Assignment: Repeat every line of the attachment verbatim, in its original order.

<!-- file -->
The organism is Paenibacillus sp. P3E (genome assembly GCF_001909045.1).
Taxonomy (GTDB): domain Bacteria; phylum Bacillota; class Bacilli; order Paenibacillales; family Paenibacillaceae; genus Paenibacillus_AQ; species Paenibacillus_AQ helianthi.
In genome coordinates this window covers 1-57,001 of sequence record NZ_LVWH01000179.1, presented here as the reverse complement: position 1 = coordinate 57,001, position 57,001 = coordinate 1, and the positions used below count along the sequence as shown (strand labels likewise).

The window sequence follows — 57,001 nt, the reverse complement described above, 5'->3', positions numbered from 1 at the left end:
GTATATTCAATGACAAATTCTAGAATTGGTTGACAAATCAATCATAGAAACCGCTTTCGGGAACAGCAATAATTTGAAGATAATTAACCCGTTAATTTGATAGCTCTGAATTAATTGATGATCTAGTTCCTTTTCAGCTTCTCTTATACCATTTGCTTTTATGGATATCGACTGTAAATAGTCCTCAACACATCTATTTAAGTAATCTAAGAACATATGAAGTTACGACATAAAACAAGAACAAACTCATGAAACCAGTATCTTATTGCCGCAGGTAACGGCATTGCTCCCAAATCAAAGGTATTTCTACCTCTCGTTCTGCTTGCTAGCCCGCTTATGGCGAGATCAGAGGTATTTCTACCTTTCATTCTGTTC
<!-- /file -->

The organism is Paenibacillus sp. P3E (genome assembly GCF_001909045.1).
Taxonomy (GTDB): domain Bacteria; phylum Bacillota; class Bacilli; order Paenibacillales; family Paenibacillaceae; genus Paenibacillus_AQ; species Paenibacillus_AQ helianthi.
In genome coordinates this window covers 1-57,001 of sequence record NZ_LVWH01000179.1, presented here as the reverse complement: position 1 = coordinate 57,001, position 57,001 = coordinate 1, and the positions used below count along the sequence as shown (strand labels likewise).

The window sequence follows — 57,001 nt, the reverse complement described above, 5'->3', positions numbered from 1 at the left end:
GTATATTCAATGACAAATTCTAGAATTGGTTGACAAATCAATCATAGAAACCGCTTTCGGGAACAGCAATAATTTGAAGATAATTAACCCGTTAATTTGATAGCTCTGAATTAATTGATGATCTAGTTCCTTTTCAGCTTCTCTTATACCATTTGCTTTTATGGATATCGACTGTAAATAGTCCTCAACACATCTATTTAAGTAATCTAAGAACATATGAAGTTACGACATAAAACAAGAACAAACTCATGAAACCAGTATCTTATTGCCGCAGGTAACGGCATTGCTCCCAAATCAAAGGTATTTCTACCTCTCGTTCTGCTTGCTAGCCCGCTTATGGCGAGATCAGAGGTATTTCTACCTTTCATTCTGTTC